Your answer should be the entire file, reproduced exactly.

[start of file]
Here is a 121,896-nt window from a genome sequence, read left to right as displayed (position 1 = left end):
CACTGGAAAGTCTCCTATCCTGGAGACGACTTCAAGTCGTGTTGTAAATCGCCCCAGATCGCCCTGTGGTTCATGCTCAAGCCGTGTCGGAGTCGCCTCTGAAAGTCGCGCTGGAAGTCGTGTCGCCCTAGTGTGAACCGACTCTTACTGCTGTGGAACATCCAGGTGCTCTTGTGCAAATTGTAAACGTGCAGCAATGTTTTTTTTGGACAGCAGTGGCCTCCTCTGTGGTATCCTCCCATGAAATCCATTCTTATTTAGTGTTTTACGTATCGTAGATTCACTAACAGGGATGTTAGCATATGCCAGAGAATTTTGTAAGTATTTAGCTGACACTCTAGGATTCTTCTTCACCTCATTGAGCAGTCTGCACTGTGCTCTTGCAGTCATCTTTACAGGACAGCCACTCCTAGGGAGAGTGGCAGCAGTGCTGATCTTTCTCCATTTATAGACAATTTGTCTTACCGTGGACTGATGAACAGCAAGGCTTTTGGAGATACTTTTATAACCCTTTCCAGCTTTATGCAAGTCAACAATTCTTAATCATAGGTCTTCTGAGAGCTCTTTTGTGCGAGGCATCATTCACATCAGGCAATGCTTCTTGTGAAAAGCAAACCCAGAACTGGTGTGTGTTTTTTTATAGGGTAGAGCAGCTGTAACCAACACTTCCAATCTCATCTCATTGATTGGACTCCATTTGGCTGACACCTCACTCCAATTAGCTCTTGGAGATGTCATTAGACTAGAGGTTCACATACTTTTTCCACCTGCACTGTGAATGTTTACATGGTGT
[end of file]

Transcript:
Here is a 121,896-nt window from a genome sequence, read left to right as displayed (position 1 = left end):
CACTGGAAAGTCTCCTATCCTGGAGACGACTTCAAGTCGTGTTGTAAATCGCCCCAGATCGCCCTGTGGTTCATGCTCAAGCCGTGTCGGAGTCGCCTCTGAAAGTCGCGCTGGAAGTCGTGTCGCCCTAGTGTGAACCGACTCTTACTGCTGTGGAACATCCAGGTGCTCTTGTGCAAATTGTAAACGTGCAGCAATGTTTTTTTTGGACAGCAGTGGCCTCCTCTGTGGTATCCTCCCATGAAATCCATTCTTATTTAGTGTTTTACGTATCGTAGATTCACTAACAGGGATGTTAGCATATGCCAGAGAATTTTGTAAGTATTTAGCTGACACTCTAGGATTCTTCTTCACCTCATTGAGCAGTCTGCACTGTGCTCTTGCAGTCATCTTTACAGGACAGCCACTCCTAGGGAGAGTGGCAGCAGTGCTGATCTTTCTCCATTTATAGACAATTTGTCTTACCGTGGACTGATGAACAGCAAGGCTTTTGGAGATACTTTTATAACCCTTTCCAGCTTTATGCAAGTCAACAATTCTTAATCATAGGTCTTCTGAGAGCTCTTTTGTGCGAGGCATCATTCACATCAGGCAATGCTTCTTGTGAAAAGCAAACCCAGAACTGGTGTGTGTTTTTTTATAGGGTAGAGCAGCTGTAACCAACACTTCCAATCTCATCTCATTGATTGGACTCCATTTGGCTGACACCTCACTCCAATTAGCTCTTGGAGATGTCATTAGACTAGAGGTTCACATACTTTTTCCACCTGCACTGTGAATGTTTACATGGTGT